About Breast Cancer Treatment
by Marissa Willman
Breast cancer is one of the leading causes of death in women in the United States, surpassed only by lung cancer. The American Cancer Society estimates that approximately 200,000 women are diagnosed with breast cancer annually. While breast cancer claims about 40,000 lives each year, there are more than 2.5 million breast cancer survivors in the United States. Various treatment options are available for breast cancer and can be highly successful if the cancer is detected at an early stage.
Surgery may be the first option for breast cancer treatment if the tumor is operable. Lumpectomy surgery is used to remove malignant tumors and prevent them from spreading. Surrounding tissue is also removed. In some cases, the physician may decide the best course of treatment is to partially or fully remove the breast tissue in a procedure known as a mastectomy. In a double mastectomy, tissue from both breasts is removed. Mastectomies are usually performed if the patient is at high risk for recurrence or if many tumors are present.
Breast cancer can be treated with chemotherapy, which is a form of treatment that uses drugs to attack rapidly growing cells. Chemotherapy drugs can be injected or taken orally. Several drugs are used to create specific combinations that will be effective at treating the patient's specific type of breast cancer. Since these drugs target rapidly growing cells, hair follicles, stomach cells and intestinal cells may be affected by chemotherapy. Patients undergoing chemotherapy may experience side effects including hair loss, vomiting or diarrhea.
Radiation therapy uses energy to target and destroy cancerous cells. Radiation therapy utilizes x-rays, proton beams and gamma rays. It is typically administered through an external energy beam or an implant. Radiation treatment is usually directly administered at the cancer site, which limits side effects to the treated area. Side effects include distorted skin pigmentation at the treatment site, soreness in the breasts and swelling. Some patients may experience shortness of breath if the lungs are affected by radiation.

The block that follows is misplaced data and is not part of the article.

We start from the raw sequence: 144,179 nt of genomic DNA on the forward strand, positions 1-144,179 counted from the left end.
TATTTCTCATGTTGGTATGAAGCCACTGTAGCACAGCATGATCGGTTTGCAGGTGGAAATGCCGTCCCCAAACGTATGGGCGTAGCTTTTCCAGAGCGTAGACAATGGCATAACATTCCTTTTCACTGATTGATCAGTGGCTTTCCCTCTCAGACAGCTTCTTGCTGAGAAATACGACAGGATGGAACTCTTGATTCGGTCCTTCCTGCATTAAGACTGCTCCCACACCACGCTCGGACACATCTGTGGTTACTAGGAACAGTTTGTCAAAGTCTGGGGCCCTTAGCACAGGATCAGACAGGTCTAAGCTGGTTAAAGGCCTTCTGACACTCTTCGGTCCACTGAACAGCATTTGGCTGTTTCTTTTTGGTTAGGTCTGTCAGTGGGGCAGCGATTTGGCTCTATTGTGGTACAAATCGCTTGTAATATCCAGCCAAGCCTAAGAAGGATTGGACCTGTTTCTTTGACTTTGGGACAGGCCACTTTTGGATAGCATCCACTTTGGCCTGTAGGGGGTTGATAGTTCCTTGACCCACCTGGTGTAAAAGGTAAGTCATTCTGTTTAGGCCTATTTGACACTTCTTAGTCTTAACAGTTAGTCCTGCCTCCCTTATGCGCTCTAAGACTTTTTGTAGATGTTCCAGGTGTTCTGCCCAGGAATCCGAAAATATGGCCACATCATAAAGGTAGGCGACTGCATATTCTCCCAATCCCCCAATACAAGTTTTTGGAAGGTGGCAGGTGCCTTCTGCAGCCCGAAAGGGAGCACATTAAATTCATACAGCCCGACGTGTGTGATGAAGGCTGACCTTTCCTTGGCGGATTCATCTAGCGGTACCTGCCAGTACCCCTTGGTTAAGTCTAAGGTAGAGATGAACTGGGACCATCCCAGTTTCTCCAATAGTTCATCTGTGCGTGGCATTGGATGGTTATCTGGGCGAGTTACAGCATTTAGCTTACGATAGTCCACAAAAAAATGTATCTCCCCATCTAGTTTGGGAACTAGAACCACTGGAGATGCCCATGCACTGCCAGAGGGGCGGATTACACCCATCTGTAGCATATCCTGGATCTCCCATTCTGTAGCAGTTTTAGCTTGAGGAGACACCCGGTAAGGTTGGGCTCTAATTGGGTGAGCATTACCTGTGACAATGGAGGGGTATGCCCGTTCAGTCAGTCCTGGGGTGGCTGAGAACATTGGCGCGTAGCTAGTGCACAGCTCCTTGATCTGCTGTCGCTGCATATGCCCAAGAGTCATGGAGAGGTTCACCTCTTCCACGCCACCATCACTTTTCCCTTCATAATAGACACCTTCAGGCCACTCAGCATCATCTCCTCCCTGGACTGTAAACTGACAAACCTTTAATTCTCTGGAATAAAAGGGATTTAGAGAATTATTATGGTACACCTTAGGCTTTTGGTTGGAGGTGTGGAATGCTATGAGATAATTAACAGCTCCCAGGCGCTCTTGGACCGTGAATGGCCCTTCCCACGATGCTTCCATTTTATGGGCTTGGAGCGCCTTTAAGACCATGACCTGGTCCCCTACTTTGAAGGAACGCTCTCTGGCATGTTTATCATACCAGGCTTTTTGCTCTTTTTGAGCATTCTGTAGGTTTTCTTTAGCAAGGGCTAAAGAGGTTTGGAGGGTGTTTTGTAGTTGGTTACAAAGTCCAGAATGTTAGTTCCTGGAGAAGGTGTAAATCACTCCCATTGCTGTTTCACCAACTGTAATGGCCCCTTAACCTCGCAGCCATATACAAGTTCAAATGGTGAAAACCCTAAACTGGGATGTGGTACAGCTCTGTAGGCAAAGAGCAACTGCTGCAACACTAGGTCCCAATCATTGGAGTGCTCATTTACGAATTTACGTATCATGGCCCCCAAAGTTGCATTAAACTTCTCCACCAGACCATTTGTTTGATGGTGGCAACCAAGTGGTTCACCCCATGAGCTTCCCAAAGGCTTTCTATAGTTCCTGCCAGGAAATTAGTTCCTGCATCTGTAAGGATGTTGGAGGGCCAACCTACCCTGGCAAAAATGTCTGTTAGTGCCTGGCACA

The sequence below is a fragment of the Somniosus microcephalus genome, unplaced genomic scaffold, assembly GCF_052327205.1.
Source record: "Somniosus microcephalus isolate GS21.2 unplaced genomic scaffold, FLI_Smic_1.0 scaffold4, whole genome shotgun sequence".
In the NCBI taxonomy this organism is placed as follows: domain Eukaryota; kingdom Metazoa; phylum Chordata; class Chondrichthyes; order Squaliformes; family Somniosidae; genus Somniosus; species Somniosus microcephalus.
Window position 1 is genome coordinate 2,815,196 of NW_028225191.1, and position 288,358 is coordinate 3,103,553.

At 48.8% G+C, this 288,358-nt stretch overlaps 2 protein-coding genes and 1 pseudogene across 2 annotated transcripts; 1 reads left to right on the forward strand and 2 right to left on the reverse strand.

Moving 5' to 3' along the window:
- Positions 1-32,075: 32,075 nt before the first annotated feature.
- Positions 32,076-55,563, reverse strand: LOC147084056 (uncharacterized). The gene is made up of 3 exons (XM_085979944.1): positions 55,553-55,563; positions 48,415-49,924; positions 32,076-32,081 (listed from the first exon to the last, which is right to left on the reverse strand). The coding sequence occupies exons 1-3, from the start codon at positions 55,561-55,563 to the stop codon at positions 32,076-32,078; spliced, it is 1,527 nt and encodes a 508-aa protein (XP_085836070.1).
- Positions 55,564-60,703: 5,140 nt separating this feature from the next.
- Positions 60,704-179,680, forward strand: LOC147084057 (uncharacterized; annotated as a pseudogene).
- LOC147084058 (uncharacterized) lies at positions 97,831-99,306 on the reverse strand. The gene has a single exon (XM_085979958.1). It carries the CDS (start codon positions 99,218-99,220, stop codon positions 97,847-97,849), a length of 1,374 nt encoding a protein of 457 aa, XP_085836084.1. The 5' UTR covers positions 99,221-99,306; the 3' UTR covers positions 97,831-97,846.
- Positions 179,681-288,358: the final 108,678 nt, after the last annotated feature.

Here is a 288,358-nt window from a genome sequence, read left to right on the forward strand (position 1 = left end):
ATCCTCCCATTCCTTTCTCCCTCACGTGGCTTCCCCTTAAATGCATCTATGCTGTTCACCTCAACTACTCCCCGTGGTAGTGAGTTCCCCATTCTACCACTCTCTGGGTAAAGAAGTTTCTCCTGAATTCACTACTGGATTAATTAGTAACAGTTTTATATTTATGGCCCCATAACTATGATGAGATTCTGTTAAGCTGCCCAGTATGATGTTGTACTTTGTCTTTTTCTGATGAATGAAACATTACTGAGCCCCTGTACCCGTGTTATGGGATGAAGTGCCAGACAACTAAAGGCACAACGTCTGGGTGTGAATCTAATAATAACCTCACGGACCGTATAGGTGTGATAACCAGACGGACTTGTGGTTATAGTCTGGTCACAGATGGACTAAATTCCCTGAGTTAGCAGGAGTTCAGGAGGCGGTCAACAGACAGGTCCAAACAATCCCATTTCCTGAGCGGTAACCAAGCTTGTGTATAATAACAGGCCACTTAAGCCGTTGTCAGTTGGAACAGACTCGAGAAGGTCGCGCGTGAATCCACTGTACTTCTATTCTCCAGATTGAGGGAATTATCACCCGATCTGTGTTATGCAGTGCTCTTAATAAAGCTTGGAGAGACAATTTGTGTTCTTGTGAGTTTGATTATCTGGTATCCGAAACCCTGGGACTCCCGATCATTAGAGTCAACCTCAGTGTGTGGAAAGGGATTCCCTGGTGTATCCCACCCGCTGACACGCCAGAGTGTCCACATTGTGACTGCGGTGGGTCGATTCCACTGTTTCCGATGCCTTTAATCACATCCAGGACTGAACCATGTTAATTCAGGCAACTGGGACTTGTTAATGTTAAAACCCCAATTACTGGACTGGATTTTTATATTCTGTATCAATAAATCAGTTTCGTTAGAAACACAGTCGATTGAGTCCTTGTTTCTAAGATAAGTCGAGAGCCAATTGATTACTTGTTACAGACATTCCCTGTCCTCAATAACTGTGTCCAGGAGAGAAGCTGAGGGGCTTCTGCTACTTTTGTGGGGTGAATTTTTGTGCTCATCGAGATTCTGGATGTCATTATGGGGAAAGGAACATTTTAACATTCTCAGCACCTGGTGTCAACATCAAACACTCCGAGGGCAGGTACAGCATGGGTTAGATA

Hormone therapy is a breast cancer treatment option that involves using medication to lower the hormone levels in the cancer patient's body. This form of treatment is successful in treating tumors that are dependent on the female hormone estrogen for growth. While hormone therapy alone cannot cure cancer, it can prevent hormone-dependent tumors from growing or spreading. Hormone therapy may include drugs that prevent the body from allowing estrogen to attach to tumors or medication that prevents the body from producing estrogen altogether.
Each treatment option has side effects that must be considered before undergoing treatment. A treatment plan for breast cancer is usually tailored based on the patient's specific type of breast cancer and its severity. In some cases, a physician may want to combine more than one treatment option to treat the cancer effectively. Oftentimes, surgery may be used to initially remove tumors, and chemotherapy or radiation therapy may be used subsequently to ensure the cancer does not return.